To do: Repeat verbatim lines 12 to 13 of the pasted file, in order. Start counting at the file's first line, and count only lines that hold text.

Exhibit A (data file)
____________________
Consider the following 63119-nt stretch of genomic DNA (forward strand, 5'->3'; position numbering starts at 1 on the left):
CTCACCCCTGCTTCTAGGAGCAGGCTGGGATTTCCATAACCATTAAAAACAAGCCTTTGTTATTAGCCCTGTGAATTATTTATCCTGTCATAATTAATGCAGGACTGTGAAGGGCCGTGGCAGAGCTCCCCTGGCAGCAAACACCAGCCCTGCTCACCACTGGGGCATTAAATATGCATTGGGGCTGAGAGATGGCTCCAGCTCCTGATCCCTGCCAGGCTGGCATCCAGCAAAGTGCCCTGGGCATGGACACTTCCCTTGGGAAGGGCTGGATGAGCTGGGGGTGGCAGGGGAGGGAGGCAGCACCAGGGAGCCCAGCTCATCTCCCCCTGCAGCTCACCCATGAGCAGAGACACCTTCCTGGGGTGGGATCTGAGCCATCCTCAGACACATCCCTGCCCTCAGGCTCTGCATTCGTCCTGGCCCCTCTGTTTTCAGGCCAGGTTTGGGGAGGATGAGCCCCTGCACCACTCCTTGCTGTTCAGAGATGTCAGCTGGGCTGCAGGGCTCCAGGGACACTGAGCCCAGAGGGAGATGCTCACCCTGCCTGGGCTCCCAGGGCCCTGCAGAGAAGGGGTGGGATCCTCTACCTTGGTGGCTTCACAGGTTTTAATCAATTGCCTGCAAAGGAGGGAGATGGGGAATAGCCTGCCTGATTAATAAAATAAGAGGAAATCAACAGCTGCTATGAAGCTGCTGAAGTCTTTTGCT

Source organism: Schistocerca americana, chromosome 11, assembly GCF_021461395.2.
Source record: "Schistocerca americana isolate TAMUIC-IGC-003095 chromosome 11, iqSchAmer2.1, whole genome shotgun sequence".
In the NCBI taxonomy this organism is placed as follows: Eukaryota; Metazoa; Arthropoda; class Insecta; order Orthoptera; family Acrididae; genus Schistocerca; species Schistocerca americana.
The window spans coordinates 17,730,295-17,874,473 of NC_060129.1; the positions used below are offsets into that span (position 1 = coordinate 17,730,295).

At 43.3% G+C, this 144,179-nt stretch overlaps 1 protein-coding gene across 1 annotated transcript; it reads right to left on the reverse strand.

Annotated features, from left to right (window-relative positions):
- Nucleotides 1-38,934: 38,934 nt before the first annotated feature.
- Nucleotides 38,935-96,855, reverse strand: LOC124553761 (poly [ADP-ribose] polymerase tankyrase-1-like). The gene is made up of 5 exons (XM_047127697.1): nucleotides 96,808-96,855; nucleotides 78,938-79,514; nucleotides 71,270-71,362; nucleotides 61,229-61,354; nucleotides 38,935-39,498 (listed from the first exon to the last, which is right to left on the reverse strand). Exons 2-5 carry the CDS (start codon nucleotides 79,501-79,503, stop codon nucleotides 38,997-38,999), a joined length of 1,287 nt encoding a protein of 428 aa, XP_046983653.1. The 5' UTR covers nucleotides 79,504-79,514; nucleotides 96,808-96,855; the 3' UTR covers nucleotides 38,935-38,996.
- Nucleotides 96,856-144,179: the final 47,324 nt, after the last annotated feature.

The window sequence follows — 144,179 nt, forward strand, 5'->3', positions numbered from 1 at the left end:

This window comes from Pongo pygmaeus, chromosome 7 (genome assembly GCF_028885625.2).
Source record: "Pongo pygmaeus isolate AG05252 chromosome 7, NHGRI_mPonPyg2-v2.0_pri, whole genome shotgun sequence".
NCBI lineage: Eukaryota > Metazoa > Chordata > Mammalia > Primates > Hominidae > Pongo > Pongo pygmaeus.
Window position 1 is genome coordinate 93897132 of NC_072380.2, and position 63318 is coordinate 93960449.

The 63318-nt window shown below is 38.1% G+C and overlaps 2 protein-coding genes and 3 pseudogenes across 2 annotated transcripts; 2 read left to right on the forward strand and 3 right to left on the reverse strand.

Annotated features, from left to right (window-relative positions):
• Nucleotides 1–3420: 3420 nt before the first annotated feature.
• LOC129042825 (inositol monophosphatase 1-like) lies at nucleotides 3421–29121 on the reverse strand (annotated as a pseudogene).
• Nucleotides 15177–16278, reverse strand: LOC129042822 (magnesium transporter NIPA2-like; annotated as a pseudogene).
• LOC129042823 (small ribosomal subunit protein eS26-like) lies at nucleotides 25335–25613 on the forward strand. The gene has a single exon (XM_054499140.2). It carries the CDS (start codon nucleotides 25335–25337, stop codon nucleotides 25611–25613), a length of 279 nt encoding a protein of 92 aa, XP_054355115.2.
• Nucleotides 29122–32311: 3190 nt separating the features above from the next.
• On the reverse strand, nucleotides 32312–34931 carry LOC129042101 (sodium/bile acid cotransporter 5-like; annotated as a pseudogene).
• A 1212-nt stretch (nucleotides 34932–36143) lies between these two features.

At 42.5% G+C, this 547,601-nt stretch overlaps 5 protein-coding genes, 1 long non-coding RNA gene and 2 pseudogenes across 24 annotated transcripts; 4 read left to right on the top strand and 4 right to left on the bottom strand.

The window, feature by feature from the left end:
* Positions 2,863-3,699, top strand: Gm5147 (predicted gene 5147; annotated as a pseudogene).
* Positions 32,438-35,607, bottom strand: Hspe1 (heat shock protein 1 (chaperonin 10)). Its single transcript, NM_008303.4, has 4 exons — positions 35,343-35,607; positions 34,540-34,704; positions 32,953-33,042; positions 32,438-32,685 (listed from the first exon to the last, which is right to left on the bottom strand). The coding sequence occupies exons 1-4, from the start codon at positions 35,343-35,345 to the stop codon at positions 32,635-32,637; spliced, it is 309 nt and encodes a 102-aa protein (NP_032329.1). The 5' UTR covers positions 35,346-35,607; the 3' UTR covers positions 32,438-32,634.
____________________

The window sequence follows — 144,179 nt, forward strand, 5'->3', positions numbered from 1 at the left end:

This window comes from Pongo pygmaeus, chromosome 7 (genome assembly GCF_028885625.2).